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This article was published 17/12/2013 (891 days ago), so information in it may no longer be current.
KANE Biotech Inc. has struck a deal with an undisclosed global company that could lead to a licensing agreement for the Winnipeg company's antibiofilm technology for use in the animal-health market.
"This is very big news for us," said Gord Froehlich, CEO of Kane Biotech. "We're very excited."
Last year, the small firm launched its own commercial version of a pet oral-care product called StrixNB containing Kane's patented technology that breaks down biofilms to allow antibiotics to kill the bacteria that create tooth and gum decay and bad breath.
Biofilms are matrix-embedded microbial populations that render conventional antibiotics non-effective.
Kane's branded drinking-water additive is distributed through veterinary offices primarily in Manitoba.
Froehlich said his company does not have the resources to mount a significant campaign in the retail market. That's where a strategic relationship, such as the one announced Tuesday, comes in.
"We are a research-and-development company with seven employees," Froehlich said. "The intention has always been to license the technology to other companies that have the resources to properly enter the market."
Under the agreement, the health-care company -- which Froehlich said is well-known -- will conduct its own due diligence surrounding Kane's technology. Part of the deal is an option to obtain an exclusive, worldwide licence to develop, commercialize and market certain oral-care and wound-care technologies in the animal-health market.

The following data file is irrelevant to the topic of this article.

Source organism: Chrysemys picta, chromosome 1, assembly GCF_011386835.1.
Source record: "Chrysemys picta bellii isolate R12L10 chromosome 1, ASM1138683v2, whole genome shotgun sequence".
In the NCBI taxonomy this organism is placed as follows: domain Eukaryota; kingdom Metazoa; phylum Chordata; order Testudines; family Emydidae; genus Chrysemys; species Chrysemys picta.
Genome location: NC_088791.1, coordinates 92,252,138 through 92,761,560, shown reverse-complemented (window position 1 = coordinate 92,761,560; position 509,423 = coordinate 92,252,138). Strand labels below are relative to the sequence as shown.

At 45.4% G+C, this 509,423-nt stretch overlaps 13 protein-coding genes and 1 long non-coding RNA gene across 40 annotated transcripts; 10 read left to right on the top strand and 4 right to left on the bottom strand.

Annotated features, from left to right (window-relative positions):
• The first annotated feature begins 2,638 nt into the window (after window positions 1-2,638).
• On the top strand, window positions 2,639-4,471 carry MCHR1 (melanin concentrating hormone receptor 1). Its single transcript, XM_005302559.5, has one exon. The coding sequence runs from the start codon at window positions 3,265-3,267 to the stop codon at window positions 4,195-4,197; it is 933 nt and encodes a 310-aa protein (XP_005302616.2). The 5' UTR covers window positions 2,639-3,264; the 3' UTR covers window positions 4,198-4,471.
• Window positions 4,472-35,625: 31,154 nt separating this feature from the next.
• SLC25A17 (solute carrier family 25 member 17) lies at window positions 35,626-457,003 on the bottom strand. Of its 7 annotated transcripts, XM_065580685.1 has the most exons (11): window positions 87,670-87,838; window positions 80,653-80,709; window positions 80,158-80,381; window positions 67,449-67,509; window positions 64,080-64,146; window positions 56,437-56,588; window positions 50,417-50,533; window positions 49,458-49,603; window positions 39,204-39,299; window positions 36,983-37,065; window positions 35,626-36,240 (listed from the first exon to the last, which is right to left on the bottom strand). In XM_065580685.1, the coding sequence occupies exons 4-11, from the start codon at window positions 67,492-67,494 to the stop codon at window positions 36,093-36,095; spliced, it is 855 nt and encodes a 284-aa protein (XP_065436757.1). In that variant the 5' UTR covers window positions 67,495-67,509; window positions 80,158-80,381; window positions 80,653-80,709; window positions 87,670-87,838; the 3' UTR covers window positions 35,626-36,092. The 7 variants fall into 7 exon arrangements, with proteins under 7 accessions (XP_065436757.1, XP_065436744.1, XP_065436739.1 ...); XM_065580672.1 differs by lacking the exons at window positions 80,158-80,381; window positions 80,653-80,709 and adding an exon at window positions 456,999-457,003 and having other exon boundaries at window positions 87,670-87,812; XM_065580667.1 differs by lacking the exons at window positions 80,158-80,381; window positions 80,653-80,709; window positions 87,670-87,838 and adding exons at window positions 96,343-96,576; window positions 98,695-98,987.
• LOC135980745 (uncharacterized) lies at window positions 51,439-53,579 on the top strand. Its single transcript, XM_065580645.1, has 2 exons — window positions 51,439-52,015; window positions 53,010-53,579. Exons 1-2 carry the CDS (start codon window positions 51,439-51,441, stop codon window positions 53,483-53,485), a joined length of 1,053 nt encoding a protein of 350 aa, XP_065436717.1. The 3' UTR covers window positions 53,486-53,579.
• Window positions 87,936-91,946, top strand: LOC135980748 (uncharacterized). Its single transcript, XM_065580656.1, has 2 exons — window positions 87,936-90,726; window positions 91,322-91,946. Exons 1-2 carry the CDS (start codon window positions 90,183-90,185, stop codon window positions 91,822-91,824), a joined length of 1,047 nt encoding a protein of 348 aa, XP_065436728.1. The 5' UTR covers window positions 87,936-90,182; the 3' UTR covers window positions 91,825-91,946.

Froehlich said there's no schedule to the option agreement. It means this company has now tied up the technology, making it unavailable to other potential licensees.
The agreement does not affect Kane's marketing of its own StrixNB product or the company's ongoing development of its antibiofilm technology for wound care.
Kane has a contract with the United States Army Dental and Trauma Research Detachment to develop an antibiofilm-antimicrobial gel formula for wounds.
Kane will develop the wound gel using a version of the antibiofilm, called DispersinB, in combination with an antibiotic peptide the U.S. army developed itself.
In the past, Kane has done extensive with the U.S. army's Walter Reed Army Institute of Research on the wound-care technology.
The need for a strategic partner to license the technology has a lot to do with the challenges facing a small company such as Kane in accessing enough capital to continue research and development.
Recently, the company extended the terms of a share purchase warrant issued a year ago. Originally, the warrants were to expire Dec. 14, 2013, but have been extended to Jan. 31, 2014. The warrants allow the unit-holder to buy one share per unit at 15 cents.
Shares closed up a half cent to eight cents Tuesday.
Kane has also arranged for a $500,000 convertible debenture financing with its board chairman, Philip Renaud, a British investment industry executive.